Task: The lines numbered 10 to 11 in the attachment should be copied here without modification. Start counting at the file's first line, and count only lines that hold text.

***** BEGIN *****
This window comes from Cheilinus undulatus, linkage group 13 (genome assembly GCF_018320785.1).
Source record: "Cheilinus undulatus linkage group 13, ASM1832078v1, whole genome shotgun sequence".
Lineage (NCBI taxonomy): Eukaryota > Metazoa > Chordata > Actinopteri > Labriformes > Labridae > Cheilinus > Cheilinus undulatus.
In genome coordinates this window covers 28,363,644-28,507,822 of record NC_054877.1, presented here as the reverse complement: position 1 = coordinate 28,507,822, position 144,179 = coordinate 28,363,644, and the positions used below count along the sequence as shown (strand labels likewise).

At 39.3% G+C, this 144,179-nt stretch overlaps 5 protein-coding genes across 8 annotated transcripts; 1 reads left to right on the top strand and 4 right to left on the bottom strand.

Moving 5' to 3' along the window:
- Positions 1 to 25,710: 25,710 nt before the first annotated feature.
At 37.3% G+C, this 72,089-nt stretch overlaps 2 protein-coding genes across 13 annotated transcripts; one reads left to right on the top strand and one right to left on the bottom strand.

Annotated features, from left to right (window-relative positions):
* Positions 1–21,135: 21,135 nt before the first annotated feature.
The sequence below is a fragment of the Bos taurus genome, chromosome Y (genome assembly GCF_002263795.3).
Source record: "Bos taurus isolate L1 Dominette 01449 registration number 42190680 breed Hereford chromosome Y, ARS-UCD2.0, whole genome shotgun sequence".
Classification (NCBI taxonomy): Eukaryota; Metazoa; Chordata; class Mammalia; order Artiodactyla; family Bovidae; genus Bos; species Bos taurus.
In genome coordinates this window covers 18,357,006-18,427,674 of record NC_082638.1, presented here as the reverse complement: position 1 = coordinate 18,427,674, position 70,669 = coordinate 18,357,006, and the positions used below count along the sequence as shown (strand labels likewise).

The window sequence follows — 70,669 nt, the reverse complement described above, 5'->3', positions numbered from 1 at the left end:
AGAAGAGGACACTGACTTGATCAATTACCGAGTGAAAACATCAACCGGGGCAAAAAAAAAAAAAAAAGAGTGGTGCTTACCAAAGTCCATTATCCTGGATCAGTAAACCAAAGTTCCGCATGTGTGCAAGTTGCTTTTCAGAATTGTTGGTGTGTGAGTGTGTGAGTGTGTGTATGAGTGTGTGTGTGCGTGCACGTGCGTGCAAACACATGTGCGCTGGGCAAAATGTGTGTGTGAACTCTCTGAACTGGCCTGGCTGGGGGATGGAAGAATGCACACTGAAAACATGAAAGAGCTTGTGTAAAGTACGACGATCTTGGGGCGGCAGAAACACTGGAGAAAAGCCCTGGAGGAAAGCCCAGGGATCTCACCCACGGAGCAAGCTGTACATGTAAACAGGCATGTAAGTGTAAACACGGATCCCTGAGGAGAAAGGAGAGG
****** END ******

* Positions 1–21,135: 21,135 nt before the first annotated feature.
The sequence below is a fragment of the Bos taurus genome, chromosome Y (genome assembly GCF_002263795.3).